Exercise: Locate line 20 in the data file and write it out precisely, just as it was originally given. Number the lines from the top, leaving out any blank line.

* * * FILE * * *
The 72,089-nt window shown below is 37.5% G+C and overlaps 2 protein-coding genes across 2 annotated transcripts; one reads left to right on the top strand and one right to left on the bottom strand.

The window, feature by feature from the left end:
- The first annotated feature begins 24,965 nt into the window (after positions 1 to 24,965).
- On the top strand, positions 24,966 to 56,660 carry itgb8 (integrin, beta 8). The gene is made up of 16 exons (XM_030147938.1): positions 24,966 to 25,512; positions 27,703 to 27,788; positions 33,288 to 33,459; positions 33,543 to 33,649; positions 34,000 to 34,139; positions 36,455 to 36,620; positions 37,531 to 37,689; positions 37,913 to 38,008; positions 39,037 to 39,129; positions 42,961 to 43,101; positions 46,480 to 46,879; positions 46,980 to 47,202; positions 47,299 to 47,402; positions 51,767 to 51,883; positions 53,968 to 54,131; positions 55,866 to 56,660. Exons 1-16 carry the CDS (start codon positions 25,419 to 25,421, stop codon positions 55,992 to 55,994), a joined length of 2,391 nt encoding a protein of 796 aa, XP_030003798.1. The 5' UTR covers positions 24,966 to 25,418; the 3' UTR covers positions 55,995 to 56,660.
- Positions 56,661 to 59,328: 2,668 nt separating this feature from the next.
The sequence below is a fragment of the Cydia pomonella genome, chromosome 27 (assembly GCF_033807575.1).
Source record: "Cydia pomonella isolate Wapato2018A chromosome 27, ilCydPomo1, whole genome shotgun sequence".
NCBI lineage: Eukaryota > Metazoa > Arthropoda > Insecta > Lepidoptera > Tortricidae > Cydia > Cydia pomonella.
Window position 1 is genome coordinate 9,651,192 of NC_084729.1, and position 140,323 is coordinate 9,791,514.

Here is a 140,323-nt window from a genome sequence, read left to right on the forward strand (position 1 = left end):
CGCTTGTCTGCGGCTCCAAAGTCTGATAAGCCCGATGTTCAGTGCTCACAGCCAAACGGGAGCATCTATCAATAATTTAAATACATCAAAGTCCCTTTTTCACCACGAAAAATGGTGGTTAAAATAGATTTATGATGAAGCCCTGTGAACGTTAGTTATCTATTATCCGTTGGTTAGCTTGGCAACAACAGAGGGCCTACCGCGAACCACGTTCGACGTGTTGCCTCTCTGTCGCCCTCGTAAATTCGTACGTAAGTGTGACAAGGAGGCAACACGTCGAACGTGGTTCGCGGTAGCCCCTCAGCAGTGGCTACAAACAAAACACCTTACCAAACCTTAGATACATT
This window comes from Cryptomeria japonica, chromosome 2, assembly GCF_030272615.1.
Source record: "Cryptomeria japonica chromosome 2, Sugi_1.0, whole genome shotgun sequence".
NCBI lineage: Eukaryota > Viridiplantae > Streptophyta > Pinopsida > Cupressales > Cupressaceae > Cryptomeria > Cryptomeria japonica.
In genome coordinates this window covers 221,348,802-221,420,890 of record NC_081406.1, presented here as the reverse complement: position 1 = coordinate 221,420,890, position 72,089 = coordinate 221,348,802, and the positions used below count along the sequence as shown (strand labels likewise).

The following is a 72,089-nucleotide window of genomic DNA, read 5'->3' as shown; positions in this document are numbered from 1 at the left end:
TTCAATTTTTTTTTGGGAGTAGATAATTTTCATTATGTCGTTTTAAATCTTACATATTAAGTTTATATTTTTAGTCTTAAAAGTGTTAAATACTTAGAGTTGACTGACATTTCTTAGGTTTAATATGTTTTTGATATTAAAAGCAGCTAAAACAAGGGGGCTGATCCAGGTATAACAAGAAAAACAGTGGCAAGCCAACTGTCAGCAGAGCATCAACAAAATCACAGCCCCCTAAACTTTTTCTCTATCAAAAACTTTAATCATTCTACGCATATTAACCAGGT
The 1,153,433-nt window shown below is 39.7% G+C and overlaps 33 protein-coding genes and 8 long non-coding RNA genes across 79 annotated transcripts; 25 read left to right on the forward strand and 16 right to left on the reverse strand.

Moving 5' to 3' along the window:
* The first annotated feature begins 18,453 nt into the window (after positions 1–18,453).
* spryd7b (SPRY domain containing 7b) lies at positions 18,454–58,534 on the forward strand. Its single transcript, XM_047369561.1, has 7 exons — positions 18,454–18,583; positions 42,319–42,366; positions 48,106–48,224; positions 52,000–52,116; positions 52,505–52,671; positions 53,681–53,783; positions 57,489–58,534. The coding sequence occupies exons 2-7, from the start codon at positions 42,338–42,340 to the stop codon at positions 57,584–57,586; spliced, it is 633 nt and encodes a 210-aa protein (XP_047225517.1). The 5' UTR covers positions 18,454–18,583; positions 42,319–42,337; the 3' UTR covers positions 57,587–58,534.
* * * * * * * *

* The first annotated feature begins 18,453 nt into the window (after positions 1–18,453).